6. He goes to see the body in the morgue, after an autopsy. He demands to see it, but the head is a bloody mess, blown apart by a shotgun blast.
7. He wants to see the DNA or dental record match on computer. A forensic technician shows him the match. Guy asks about the database behind the records, is the data accurate? true? Could a hacker get into it?
8. He wonders if the data has been tampered with. Manipulated. He goes down a relationship trail, like a database. Anything that could be evidence. (CCTV footage of the guy on the day he committed suicide. )
9. Guy wonders that the man who died wasn't the man we believe. He's a cover up, with his entire digital history manipulated to make him appear like someone else. The real guy is on the run. His partner doesn't believe him, the job is too vast. He's covered up his tracks too well. How could he get into the DNA database? Really? No possible. "IT IS!"
10. Guy chases who he thinks is the real man.
11. The trail goes cold, ala Zodiac.
12. Guy finds a new lead, follows, finds the real killer, who looks like himself. A disgruntled twin? Or really a master hacker? Who was the murdered man?
13. Guy chases someone who ends up dead. He was a CG artist who worked in film, doing computer graphics and digital compositing. He possibly had a hand in re-creating the CCTV footage.
Using a numbered list like that may seem a bit formal, but to be honest I find lists incredibly helpful, especially when outlining. Some people like to put small white cards on a corkboard, with each card being a scene or a chapter. I've done that, but I find the numbered list on a computer much quicker and easier to edit. And there's always a lot of editing.
The structure above was part of the early outline of my 2-hour movie screenplay, which had the working title DATABASE (original, right?). In fact, it was a title that would stick, and over the course of the following year, I fleshed out the full story following a pretty much tried and tested outlining process:
There's no magic formula for building a story. It takes time and it takes effort, like anything really. The more time and effort I put in, the better it got. There were no shortcuts. Think of a story like chiselling a marble statue. The early days are just going to be whacking off huge chunks, getting the general shape. Bit by bit you'll whittle a more specific form, and then move onto the details, using smaller tools for the finer work, all the way up to the final polish. Writing is exactly the same.
When I felt I had enough of an outline (a numbered list that went from about 1-40), I wrote a scriptment – a sort of half-script/half-novel document that let me really flesh out the details without feeling like it was permanent. That probably took a few weeks, but once I was happy, I finally tackled the screenplay and completed the first draft in June of 2011.
Now, I know I approached writing this novel in an unconventional way by writing a screenplay first. That's probably one of the main things I did wrong in this process, however… adapting a story from one medium to another is a very illuminating experience. It gave me a fresh perspective on the story, and many of the faults that were invisible in one medium lit up like a Christmas tree in the other. If I showed you the screenplay of DATABASE today (please, don't make me), you'd see a lot of elements in it that remained in the novel. Detective John Beckford is still the protagonist. He still has an ex, Alison Farber. Nikolai is in it. The story is about 50-70% the same. Even the quote in the front of the novel was there on the front page of the script:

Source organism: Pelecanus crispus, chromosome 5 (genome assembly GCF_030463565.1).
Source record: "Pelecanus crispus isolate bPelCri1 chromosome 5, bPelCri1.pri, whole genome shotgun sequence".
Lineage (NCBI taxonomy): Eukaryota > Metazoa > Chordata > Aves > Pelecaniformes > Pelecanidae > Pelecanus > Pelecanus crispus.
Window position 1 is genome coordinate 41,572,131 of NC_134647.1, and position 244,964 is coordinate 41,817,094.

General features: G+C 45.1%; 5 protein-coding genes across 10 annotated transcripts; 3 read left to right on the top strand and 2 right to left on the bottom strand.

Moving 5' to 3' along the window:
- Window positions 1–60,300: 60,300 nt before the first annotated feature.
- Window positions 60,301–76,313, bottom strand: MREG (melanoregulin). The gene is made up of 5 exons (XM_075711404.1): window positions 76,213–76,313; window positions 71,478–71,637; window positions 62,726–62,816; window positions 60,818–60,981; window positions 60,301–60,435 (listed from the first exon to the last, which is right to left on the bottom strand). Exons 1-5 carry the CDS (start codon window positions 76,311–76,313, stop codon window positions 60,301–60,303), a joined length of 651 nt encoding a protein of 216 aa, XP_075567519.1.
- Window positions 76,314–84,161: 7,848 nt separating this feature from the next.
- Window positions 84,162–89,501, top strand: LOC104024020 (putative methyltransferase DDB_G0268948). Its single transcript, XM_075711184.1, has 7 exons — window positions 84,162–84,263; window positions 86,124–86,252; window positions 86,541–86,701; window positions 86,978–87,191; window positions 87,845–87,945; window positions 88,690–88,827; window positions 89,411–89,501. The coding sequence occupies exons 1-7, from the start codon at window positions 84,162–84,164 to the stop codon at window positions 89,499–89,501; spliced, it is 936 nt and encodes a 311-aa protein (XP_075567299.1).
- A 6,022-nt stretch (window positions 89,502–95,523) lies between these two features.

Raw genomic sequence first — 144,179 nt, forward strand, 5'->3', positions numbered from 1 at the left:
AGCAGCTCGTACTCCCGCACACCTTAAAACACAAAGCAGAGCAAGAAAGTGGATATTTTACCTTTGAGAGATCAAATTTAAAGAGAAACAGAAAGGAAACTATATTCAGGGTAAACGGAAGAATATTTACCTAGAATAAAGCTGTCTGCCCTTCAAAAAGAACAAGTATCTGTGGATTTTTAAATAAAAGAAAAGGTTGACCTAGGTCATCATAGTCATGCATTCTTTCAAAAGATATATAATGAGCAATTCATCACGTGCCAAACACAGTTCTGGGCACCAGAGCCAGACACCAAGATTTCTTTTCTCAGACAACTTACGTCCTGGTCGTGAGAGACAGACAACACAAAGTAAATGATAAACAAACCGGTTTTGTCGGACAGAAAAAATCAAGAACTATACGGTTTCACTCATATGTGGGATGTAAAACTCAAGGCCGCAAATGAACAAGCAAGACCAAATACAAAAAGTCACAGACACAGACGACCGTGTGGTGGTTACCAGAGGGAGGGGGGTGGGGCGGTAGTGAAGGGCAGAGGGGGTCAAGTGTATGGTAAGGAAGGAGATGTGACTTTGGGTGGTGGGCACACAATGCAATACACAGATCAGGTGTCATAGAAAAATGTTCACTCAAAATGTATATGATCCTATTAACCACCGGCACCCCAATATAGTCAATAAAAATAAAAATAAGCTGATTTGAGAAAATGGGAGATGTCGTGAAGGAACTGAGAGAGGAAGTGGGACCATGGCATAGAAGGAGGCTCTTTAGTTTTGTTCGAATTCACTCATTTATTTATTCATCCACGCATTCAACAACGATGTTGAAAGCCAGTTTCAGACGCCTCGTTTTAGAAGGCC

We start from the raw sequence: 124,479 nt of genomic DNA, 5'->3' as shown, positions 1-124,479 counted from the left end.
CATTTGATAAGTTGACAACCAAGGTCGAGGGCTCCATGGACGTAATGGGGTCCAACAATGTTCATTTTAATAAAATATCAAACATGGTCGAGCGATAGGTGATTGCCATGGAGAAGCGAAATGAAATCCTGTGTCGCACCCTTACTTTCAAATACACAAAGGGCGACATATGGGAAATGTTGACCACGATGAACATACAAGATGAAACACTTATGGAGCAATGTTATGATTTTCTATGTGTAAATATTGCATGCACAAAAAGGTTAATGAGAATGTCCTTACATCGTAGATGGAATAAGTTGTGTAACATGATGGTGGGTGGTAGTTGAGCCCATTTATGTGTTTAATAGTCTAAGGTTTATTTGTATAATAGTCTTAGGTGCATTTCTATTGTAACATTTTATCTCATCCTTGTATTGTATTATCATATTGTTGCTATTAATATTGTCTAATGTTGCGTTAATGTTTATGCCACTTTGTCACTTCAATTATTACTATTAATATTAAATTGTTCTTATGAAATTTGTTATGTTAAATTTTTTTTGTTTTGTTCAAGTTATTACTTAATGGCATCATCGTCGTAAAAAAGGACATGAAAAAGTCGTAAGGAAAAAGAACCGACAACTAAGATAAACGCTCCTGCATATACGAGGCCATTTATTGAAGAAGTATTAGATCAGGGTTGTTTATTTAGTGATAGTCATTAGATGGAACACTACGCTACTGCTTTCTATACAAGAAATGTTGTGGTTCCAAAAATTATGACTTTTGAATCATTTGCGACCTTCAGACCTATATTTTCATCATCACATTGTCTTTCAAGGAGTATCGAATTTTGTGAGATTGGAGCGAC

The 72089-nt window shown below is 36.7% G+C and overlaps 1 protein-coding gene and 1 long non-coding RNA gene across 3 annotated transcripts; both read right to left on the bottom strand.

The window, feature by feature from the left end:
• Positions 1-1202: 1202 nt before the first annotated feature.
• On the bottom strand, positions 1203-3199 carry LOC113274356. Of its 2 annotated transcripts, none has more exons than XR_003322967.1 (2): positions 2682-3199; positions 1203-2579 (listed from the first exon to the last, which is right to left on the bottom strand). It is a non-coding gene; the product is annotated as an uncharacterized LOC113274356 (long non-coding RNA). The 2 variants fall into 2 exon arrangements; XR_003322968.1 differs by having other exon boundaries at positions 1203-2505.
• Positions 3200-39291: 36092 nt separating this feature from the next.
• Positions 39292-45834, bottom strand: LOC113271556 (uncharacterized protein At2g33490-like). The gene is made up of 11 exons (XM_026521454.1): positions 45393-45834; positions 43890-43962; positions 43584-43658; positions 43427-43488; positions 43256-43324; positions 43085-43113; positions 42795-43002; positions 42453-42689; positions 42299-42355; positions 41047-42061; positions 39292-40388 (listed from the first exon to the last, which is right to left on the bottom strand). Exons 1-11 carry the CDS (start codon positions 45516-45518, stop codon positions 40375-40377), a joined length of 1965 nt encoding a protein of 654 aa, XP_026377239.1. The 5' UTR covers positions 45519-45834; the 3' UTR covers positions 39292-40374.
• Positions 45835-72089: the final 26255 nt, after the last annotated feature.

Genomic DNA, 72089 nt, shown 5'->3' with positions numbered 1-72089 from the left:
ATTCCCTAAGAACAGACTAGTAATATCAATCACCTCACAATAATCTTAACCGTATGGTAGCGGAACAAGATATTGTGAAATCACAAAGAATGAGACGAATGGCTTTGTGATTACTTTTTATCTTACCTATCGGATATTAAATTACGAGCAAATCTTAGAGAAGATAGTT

“Data is a precious thing and will last longer than the systems themselves.” – Tim Berners-Lee
The main difference between the film and the novel is the final third. In the script, the villain was one person, with a couple of bad guys helping him out. It was much smaller in scale and it ended with Beckford facing off with the villain, as a lot of thriller movies do. I also think Beckford and Farber reunite, but I'm not going to check (please, don't make me). The entire concept of the Studio didn't come until the novel, and that decision evolved over time and had repercussions that rippled right through the story, meaning I had to rewrite a lot. I also re-outlined a lot, because no matter how much preparation I put into a story, I'll get side-swiped by an idea I couldn't have thought of unless I traversed half a novel to get there.
Now, I'm skirting around a pretty big question here. If I wrote the story as a screenplay because I was a screenwriter who wanted to make movies… why would I go on to write it as a novel? My simple answer is as follows:
Because no one wanted the fucking script!
That's right. I sent it out to as many movie producers and agents as I could find, but no one was biting. In retrospect, the script was closer in style to an episode of British TV than a full-length movie. Something in the vein of Line of Duty (yes, it was as good as that *cough*). I did target UK based producers/agents but got nothing back. Apart from this reply, on the 21st of February 2012:
Unfortunately we are not taking on any script of screenplay writers at present due to the fact that we are a literary agency dealing in commercial fiction. However, if you do ever decide to novelise your concept feel free to resubmit it to us, we would be interested in reading it.
Novelise?… What, me? Write a novel? You are out of your fffff–
The idea of writing DATABASE as a novel had never crossed my mind. Not once. And though I had tackled a few short stories, and attempted to write a novel in my early twenties (I didn't get past chapter 3), my experience in writing prose was severely limited. The email planted a seed though. And after a few more weeks of rejections, I seriously started to consider it. Maybe DATABASE would be better told as a novel? And writing one couldn't be that hard, right? It's just words after all…
Stay tuned for next week's article, where I'll be discussing the heavy research involved in developing the novel.
If you have any comments or questions, please post them in the box below.